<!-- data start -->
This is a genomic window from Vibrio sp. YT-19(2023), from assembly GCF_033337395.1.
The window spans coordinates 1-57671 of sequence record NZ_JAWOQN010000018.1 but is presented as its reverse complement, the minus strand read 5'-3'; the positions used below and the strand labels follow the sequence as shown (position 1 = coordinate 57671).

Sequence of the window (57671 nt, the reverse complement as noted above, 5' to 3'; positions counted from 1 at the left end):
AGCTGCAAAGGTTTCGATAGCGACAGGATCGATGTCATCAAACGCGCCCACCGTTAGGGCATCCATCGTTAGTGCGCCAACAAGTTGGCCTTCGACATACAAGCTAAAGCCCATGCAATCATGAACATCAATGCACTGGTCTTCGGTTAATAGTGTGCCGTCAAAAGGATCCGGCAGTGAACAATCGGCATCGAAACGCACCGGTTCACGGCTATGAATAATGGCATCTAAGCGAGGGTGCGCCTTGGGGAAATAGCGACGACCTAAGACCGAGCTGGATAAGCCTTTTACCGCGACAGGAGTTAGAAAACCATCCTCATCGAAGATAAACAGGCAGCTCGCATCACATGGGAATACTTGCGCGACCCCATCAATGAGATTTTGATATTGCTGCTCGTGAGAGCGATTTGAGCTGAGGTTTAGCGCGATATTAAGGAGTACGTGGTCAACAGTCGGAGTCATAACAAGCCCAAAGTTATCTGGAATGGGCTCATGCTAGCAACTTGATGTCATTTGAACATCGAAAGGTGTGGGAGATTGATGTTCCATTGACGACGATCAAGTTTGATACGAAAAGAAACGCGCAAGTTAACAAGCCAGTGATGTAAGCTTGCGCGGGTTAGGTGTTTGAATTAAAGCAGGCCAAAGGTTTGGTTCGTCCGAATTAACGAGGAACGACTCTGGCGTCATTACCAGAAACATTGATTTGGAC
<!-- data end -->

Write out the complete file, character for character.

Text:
This is a genomic window from Vibrio sp. YT-19(2023), from assembly GCF_033337395.1.
The window spans coordinates 1-57671 of sequence record NZ_JAWOQN010000018.1 but is presented as its reverse complement, the minus strand read 5'-3'; the positions used below and the strand labels follow the sequence as shown (position 1 = coordinate 57671).

Sequence of the window (57671 nt, the reverse complement as noted above, 5' to 3'; positions counted from 1 at the left end):
AGCTGCAAAGGTTTCGATAGCGACAGGATCGATGTCATCAAACGCGCCCACCGTTAGGGCATCCATCGTTAGTGCGCCAACAAGTTGGCCTTCGACATACAAGCTAAAGCCCATGCAATCATGAACATCAATGCACTGGTCTTCGGTTAATAGTGTGCCGTCAAAAGGATCCGGCAGTGAACAATCGGCATCGAAACGCACCGGTTCACGGCTATGAATAATGGCATCTAAGCGAGGGTGCGCCTTGGGGAAATAGCGACGACCTAAGACCGAGCTGGATAAGCCTTTTACCGCGACAGGAGTTAGAAAACCATCCTCATCGAAGATAAACAGGCAGCTCGCATCACATGGGAATACTTGCGCGACCCCATCAATGAGATTTTGATATTGCTGCTCGTGAGAGCGATTTGAGCTGAGGTTTAGCGCGATATTAAGGAGTACGTGGTCAACAGTCGGAGTCATAACAAGCCCAAAGTTATCTGGAATGGGCTCATGCTAGCAACTTGATGTCATTTGAACATCGAAAGGTGTGGGAGATTGATGTTCCATTGACGACGATCAAGTTTGATACGAAAAGAAACGCGCAAGTTAACAAGCCAGTGATGTAAGCTTGCGCGGGTTAGGTGTTTGAATTAAAGCAGGCCAAAGGTTTGGTTCGTCCGAATTAACGAGGAACGACTCTGGCGTCATTACCAGAAACATTGATTTGGAC